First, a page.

Ecology of Problem Individuals and the Efficacy of Selective Wildlife Management.
Trends in Ecology and Evolution
Elsevier (Cell Press)
As a result of ecological and social drivers, the management of problems caused by wildlife is becoming more selective, often targeting specific animals. Narrowing the sights of management relies upon the ecology of certain 'problem individuals' and their disproportionate contribution to impacts upon human interests. We assess the ecological evidence for problem individuals and confirm that some individuals or classes can be both disproportionately responsible and more likely to reoffend. The benefits of management can sometimes be short-lived, and selective management can affect tolerance of wildlife for better or worse, but, when effectively targeted, selective management can bring benefits by mitigating impact and conflict, often in a more socially acceptable way.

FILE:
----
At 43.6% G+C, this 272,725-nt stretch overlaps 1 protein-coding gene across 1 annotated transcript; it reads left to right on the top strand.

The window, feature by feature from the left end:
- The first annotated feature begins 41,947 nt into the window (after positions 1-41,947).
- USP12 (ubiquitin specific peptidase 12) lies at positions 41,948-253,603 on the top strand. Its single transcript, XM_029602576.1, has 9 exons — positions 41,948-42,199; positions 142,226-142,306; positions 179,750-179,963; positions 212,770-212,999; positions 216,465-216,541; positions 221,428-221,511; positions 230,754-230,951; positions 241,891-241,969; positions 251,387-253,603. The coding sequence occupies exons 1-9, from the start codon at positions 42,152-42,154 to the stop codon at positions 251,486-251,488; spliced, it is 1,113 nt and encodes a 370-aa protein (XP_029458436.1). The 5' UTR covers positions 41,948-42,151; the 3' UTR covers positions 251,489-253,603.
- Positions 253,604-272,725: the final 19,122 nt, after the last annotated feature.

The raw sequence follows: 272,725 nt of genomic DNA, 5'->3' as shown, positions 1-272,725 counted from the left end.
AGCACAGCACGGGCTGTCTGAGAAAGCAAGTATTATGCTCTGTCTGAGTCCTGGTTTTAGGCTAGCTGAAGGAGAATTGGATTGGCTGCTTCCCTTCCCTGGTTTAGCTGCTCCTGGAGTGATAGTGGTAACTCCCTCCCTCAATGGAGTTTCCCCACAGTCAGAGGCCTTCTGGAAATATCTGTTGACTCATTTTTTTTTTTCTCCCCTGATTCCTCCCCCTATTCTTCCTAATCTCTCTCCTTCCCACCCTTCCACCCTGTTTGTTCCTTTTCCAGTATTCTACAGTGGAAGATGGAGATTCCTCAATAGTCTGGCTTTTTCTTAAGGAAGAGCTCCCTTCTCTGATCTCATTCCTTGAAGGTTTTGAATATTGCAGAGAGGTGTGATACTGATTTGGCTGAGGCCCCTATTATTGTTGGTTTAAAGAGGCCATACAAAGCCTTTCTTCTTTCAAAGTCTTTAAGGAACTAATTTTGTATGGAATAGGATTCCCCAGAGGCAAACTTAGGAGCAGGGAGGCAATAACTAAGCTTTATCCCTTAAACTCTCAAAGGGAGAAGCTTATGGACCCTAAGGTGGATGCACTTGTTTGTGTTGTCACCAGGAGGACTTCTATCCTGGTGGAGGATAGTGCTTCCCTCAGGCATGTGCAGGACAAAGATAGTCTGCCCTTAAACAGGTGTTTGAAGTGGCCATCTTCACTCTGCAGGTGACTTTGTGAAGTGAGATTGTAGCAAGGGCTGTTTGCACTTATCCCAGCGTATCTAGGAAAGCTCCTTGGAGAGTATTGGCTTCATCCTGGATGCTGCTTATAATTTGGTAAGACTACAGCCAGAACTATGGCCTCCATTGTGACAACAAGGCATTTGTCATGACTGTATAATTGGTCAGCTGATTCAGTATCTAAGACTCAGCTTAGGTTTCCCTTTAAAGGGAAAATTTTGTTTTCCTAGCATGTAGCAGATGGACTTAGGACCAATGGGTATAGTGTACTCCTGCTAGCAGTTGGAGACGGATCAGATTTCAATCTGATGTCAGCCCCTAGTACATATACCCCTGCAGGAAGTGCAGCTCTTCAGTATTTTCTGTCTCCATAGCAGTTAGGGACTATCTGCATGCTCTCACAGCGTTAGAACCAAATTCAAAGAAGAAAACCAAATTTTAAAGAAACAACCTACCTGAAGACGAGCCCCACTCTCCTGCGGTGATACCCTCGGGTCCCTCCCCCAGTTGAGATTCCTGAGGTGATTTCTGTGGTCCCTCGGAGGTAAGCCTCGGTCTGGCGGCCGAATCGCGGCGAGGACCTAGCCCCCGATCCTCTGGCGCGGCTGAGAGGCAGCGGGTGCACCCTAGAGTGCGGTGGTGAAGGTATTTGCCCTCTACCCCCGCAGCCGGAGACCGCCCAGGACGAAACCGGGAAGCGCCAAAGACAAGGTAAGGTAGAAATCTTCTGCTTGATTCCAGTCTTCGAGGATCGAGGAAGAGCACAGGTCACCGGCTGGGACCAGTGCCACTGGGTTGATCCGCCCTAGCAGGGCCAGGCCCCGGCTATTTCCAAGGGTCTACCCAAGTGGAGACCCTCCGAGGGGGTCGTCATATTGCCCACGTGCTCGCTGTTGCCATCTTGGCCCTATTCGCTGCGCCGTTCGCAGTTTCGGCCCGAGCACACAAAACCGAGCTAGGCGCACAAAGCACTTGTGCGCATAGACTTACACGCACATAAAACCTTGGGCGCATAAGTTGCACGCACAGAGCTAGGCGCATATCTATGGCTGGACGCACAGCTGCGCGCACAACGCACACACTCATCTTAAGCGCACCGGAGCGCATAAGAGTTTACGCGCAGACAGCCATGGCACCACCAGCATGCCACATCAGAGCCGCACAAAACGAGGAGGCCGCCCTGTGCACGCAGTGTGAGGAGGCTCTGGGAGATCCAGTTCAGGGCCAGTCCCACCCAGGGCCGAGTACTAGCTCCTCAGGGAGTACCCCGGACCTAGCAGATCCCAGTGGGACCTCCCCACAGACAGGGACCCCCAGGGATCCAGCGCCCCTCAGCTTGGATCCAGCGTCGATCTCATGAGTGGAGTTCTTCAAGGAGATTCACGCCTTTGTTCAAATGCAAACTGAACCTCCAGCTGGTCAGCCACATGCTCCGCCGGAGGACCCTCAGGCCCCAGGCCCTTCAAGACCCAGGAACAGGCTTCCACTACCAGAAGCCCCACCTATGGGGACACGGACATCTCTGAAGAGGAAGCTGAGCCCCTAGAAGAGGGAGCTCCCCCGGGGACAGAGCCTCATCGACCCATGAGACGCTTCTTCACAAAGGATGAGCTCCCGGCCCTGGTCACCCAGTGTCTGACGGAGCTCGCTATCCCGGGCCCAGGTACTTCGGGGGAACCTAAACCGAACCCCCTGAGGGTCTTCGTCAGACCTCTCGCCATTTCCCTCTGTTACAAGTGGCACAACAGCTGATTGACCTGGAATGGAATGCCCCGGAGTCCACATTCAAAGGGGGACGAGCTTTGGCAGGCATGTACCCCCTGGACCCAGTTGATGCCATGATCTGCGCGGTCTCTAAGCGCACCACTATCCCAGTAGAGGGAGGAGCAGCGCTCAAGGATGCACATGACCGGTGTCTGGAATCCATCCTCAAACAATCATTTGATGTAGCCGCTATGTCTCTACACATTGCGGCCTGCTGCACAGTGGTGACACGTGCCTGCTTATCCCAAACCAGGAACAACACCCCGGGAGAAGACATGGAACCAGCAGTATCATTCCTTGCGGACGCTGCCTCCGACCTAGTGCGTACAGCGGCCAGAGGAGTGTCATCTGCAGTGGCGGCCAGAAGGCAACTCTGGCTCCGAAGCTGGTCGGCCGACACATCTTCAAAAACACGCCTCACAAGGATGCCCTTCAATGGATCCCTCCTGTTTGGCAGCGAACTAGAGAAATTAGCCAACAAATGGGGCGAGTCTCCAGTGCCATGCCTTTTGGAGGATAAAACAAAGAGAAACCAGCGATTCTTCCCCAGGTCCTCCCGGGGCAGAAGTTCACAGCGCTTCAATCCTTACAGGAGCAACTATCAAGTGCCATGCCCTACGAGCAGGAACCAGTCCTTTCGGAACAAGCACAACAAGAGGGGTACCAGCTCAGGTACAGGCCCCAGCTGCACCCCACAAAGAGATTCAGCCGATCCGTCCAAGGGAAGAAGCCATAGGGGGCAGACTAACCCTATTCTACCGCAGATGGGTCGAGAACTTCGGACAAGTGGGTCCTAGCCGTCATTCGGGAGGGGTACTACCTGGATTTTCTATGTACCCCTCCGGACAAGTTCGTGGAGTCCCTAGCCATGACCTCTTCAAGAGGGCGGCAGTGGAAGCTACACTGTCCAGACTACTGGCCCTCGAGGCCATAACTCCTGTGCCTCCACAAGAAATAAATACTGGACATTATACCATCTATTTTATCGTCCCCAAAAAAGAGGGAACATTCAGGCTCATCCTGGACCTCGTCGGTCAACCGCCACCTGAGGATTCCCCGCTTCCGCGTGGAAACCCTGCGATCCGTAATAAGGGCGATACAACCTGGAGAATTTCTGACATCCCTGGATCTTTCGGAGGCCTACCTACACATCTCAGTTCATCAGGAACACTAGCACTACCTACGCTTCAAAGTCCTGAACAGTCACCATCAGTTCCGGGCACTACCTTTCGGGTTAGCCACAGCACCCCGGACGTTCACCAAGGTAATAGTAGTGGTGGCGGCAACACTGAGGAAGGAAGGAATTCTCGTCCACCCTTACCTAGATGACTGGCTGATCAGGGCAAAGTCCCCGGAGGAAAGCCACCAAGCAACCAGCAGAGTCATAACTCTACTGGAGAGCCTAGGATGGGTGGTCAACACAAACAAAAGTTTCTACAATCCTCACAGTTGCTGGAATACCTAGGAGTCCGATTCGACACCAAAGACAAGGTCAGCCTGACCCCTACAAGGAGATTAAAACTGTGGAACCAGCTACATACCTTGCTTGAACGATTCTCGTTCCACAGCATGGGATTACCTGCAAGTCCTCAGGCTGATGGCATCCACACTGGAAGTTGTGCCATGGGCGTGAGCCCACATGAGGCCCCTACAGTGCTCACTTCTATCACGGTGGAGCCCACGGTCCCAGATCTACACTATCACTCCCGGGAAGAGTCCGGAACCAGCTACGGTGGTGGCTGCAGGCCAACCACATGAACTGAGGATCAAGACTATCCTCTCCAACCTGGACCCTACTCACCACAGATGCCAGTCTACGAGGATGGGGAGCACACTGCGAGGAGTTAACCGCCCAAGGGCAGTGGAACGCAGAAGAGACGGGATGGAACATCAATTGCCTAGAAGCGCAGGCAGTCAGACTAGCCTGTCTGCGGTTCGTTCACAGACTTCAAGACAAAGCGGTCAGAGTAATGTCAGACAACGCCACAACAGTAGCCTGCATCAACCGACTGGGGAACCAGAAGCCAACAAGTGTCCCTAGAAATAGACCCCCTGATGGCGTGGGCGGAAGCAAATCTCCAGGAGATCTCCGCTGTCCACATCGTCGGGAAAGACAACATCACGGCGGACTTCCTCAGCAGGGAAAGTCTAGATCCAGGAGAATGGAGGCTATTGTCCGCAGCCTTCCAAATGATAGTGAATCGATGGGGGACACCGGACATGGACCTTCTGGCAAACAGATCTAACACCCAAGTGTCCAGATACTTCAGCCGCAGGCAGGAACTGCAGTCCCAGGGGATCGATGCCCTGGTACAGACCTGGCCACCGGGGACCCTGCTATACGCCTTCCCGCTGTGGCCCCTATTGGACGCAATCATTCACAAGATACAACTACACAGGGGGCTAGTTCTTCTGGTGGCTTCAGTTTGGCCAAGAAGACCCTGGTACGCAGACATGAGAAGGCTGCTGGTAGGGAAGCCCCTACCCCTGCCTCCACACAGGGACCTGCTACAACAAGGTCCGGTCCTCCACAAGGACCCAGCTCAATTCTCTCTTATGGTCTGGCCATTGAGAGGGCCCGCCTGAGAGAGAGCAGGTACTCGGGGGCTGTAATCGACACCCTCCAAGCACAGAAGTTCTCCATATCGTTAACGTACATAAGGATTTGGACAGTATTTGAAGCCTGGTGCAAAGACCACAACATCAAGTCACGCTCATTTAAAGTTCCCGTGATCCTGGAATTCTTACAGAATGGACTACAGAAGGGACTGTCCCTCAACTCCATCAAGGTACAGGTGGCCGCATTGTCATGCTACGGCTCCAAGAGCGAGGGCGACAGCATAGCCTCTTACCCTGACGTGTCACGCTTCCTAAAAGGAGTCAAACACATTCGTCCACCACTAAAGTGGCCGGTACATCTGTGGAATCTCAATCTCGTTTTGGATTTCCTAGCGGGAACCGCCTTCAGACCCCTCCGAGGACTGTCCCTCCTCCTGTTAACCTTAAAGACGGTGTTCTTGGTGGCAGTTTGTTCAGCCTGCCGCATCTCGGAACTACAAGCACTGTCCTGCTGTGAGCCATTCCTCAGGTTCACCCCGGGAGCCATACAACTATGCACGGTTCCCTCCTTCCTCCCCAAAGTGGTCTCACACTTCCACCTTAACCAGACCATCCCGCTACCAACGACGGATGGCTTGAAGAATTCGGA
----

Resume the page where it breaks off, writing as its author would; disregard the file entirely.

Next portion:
G.S. is supported by a postgraduate research scholarship from the College of Life and Environmental Sciences of the University of Exeter. S.R. is grateful for the King Carl XVI Gustaf guest professorship that allowed him to work on this paper. We would like to thank the referees, Sasha Dall, Matthew Silk, and David Fisher for their comments on an earlier version of this manuscript.
This is the author accepted manuscript. The final version is available from Elsevier (Cell Press) via the DOI in this record.
Vol. 32 (7), pp. 518 - 530
Place of publication